Reporting Cross Border Wire Transfers

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Cross-border wire transfers have become increasingly common in today’s global economy, driven by the rise of digital financial transactions. However, this trend has also brought with it an increased risk of financial crime, as criminals seek to exploit these transfers to move illicit funds across borders.

Defining Cross-Border Wire Transfers

A cross-border wire transfer is a financial transaction in which money is electronically transferred from one country to another. This type of transfer is typically conducted through the banking system or other financial institutions and involves the movement of funds across international borders.

Cross-border wire transfers are commonly used for various purposes, such as:

  • Sending money to family members or friends living in another country.
  • Paying for goods or services purchased from overseas vendors.
  • Making investments or payments related to international business transactions.

Regulations around Cross Border Wire Transfers (CBWT)

These transfers are often subject to regulations and may require the completion of certain documentation, such as providing information about the sender and recipient of the funds. Additionally, fees and exchange rates may apply to cross-border wire transfers, depending on the financial institution and the countries involved in the transaction.

To combat this threat, India’s Prevention of Money Laundering Act, 2002 (PMLA) mandates specific anti-money laundering (AML) measures for cross-border wire transfers. Financial Institutions report these transactions to the FIU-Ind in a separate report.

AML compliance is crucial in the case of cross-border wire transfers due to the heightened risk of financial crime. Failure to comply with AML checks can lead to severe consequences, including hefty fines, reputational damage, and operational challenges. To maintain the integrity of the global financial system, financial institutions must prioritize AML checks when processing international wire transfers.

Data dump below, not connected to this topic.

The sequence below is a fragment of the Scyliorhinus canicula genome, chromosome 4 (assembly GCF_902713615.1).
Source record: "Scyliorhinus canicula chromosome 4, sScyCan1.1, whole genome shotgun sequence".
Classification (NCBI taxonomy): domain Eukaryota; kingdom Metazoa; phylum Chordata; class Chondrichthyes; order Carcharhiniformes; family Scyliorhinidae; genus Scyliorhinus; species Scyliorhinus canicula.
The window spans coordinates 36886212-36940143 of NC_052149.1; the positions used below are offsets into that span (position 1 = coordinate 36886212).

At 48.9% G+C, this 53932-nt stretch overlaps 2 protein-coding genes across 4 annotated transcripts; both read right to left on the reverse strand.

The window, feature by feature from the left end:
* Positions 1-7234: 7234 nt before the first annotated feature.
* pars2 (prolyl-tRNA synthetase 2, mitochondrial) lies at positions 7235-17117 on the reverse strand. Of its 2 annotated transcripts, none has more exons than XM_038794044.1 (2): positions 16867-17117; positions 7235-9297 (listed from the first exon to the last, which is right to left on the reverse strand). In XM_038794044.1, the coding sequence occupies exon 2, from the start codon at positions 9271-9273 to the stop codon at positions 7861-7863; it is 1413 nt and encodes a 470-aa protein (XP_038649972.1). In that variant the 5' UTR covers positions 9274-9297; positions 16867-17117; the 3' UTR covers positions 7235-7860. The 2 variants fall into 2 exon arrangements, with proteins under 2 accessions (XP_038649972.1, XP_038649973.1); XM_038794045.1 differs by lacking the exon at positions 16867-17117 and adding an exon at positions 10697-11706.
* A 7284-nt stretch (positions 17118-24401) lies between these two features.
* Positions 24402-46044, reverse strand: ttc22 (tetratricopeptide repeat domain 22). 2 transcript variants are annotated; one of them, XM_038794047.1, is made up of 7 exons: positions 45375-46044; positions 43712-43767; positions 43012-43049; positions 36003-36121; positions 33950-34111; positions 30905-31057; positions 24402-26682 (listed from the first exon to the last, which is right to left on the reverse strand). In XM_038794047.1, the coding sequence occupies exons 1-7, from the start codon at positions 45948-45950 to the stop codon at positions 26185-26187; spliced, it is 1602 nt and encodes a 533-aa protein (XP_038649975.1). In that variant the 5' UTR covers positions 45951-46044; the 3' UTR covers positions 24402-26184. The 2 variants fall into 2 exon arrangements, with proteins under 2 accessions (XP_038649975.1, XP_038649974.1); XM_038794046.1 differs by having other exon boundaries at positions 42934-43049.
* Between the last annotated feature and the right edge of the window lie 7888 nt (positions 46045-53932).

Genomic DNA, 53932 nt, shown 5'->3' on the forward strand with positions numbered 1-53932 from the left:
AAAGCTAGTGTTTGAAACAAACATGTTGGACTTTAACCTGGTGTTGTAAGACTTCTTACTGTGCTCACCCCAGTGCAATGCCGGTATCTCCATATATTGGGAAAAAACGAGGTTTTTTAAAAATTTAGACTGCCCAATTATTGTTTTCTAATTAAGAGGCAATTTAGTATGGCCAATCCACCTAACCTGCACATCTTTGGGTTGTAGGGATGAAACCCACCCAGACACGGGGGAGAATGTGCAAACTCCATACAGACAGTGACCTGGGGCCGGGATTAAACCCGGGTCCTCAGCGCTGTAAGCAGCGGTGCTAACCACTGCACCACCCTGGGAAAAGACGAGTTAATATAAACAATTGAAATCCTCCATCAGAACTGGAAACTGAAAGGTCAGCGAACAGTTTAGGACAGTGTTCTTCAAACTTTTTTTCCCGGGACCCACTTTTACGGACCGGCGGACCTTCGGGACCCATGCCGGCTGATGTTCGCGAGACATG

CBWT Compliance

Under the PMLA and the Prevention of Money Laundering (Maintenance of Records) Rules, 2005, reporting entities (financial institutions) must adhere to several AML compliance requirements when conducting cross-border wire transfers.

Customer Due Diligence (CDD) is a critical component of the AML program. It involves measures to identify customers, and beneficial owners, and assess the potential financial crime risk they pose. Financial institutions must obtain and verify information about the cross-border transaction. It includes the originator and beneficiary names, contact details, unique identification number, address, nationality, and purpose of the transfer. They must also screen the parties against sanctions lists and assess the risk involved in the transaction.

When there’s a high risk, we need to carry out Enhanced Due Diligence (EDD). Also, inquiries into the source of funds and wealth of the originator are necessary. Senior management approval is required for high-risk cross-border wire transfer transactions.

Reporting CBWT

In India, any cross-border wire transfer exceeding five lakh rupees or its equivalent in foreign currency, involving either the origin or destination in India, must be reported by the 15th of the following month.

These regulations cover all types of transactions, including those for trade, non-trade, or merchant purposes. Even transactions between banks using SWIFT Message type 202, which do not pertain to any specific customer, must be reported. However, the relevant fields in the report are blank in such cases.

Foreign currency purchases and sales through branches are not included in the report. However, transactions using Credit/Debit/Prepaid/Travel cards in foreign countries must be reported if they exceed five lakh rupees. It can originate in India or its destination is India.

Individual transactions, rather than the aggregate monthly transactions for a customer, are to be reported if they involve a value above five lakh rupees. The reporting requirement came into effect from a specific date, and reports from that date need to be submitted.

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